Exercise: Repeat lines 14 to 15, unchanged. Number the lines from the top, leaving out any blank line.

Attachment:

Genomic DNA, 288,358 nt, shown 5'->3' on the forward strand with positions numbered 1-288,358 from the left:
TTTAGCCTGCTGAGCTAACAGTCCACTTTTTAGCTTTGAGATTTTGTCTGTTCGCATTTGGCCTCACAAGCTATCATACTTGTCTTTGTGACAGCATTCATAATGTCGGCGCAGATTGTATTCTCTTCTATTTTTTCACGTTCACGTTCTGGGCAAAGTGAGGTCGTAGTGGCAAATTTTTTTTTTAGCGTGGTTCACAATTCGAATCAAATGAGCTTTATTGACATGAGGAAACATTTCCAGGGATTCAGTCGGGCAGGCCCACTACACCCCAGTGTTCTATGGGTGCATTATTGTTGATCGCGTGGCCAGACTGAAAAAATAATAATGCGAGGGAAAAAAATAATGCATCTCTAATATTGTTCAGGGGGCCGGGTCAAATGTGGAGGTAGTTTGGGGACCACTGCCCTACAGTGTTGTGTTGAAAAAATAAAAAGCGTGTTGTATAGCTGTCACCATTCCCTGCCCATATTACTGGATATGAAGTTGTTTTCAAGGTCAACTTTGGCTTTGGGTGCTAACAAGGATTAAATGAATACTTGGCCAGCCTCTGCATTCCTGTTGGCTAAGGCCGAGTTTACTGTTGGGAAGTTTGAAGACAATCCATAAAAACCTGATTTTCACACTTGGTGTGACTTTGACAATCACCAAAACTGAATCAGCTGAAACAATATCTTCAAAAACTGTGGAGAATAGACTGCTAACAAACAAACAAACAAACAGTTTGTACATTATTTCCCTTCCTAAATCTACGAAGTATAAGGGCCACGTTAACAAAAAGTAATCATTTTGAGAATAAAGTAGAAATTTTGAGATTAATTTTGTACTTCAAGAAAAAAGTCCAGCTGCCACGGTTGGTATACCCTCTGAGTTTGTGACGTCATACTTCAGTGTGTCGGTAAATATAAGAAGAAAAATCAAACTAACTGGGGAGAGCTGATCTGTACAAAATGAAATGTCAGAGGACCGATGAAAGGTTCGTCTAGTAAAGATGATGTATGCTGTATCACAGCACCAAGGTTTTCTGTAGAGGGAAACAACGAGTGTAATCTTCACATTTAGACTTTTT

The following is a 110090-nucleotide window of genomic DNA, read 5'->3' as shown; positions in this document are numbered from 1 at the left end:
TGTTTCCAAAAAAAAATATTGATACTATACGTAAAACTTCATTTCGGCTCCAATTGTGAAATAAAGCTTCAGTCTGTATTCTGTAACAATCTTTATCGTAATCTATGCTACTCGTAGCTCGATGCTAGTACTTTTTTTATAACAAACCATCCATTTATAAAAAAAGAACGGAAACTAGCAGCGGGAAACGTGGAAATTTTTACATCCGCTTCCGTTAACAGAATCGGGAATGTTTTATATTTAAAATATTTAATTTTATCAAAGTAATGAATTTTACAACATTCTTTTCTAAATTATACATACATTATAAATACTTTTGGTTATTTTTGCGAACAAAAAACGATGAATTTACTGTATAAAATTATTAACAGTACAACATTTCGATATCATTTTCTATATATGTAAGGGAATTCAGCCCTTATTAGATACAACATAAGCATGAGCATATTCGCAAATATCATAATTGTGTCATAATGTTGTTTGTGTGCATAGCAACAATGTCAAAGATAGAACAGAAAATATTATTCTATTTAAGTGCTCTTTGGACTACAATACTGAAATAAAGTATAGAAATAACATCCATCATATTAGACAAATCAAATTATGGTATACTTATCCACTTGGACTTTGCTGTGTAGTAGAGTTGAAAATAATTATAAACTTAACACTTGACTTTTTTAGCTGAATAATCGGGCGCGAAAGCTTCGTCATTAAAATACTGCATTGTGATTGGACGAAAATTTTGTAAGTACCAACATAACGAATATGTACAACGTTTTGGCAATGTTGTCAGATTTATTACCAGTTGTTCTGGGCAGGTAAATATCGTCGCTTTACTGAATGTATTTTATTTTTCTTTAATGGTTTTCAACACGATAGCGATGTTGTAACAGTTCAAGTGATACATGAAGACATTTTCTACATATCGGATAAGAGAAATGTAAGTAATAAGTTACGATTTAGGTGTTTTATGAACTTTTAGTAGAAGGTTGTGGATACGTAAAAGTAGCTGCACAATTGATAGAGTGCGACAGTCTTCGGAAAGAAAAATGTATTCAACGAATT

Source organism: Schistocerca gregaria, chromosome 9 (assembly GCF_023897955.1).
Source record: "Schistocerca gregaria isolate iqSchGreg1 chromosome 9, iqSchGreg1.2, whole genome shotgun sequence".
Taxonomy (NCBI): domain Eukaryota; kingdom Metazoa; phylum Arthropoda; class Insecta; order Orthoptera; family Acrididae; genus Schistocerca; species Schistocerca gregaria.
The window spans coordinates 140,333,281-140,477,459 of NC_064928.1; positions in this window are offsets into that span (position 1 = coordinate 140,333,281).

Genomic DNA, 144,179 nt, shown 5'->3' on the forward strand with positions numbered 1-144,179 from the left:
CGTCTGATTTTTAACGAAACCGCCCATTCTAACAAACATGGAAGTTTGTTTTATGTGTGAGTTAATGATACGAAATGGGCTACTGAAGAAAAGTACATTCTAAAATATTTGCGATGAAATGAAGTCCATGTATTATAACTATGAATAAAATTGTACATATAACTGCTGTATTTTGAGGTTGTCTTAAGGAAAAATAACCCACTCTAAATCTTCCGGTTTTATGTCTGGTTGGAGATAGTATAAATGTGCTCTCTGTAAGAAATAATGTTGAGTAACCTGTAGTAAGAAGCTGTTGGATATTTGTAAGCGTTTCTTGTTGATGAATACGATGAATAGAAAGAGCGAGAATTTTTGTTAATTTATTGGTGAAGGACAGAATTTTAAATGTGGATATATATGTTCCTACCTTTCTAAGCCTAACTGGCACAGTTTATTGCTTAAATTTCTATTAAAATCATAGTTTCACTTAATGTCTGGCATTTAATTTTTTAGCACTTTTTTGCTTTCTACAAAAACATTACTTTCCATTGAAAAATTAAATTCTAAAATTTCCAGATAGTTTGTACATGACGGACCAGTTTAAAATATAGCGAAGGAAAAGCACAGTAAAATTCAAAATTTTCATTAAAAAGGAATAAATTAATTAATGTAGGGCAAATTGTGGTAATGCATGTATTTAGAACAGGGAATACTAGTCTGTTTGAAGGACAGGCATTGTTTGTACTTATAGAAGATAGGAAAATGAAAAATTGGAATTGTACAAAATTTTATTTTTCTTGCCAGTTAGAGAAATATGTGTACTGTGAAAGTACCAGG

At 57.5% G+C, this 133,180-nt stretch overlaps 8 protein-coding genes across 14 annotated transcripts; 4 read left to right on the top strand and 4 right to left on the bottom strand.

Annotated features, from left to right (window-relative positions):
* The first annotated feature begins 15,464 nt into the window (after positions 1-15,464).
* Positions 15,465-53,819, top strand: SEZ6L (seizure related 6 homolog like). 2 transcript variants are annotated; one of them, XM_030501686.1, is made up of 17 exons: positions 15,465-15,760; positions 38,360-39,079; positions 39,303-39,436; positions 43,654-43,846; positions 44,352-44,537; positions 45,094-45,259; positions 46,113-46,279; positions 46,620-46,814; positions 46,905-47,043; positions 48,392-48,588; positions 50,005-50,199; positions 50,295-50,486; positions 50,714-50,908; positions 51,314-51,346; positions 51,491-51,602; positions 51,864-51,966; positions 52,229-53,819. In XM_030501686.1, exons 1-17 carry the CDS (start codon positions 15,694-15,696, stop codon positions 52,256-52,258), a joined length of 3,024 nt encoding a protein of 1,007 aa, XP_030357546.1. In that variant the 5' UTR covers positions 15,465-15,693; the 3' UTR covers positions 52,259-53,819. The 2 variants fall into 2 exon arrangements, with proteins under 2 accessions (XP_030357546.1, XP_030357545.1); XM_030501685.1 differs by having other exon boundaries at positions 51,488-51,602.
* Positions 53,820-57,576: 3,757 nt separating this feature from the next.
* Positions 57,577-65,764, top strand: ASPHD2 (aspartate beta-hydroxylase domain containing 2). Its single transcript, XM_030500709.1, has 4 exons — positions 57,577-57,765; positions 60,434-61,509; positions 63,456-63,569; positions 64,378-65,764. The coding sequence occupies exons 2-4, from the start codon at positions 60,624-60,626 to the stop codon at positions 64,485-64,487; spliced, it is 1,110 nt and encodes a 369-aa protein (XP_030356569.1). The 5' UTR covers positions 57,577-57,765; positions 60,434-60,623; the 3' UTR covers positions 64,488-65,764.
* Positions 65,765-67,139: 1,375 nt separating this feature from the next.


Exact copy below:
* Positions 15,465-53,819, top strand: SEZ6L (seizure related 6 homolog like). 2 transcript variants are annotated; one of them, XM_030501686.1, is made up of 17 exons: positions 15,465-15,760; positions 38,360-39,079; positions 39,303-39,436; positions 43,654-43,846; positions 44,352-44,537; positions 45,094-45,259; positions 46,113-46,279; positions 46,620-46,814; positions 46,905-47,043; positions 48,392-48,588; positions 50,005-50,199; positions 50,295-50,486; positions 50,714-50,908; positions 51,314-51,346; positions 51,491-51,602; positions 51,864-51,966; positions 52,229-53,819. In XM_030501686.1, exons 1-17 carry the CDS (start codon positions 15,694-15,696, stop codon positions 52,256-52,258), a joined length of 3,024 nt encoding a protein of 1,007 aa, XP_030357546.1. In that variant the 5' UTR covers positions 15,465-15,693; the 3' UTR covers positions 52,259-53,819. The 2 variants fall into 2 exon arrangements, with proteins under 2 accessions (XP_030357546.1, XP_030357545.1); XM_030501685.1 differs by having other exon boundaries at positions 51,488-51,602.
* Positions 53,820-57,576: 3,757 nt separating this feature from the next.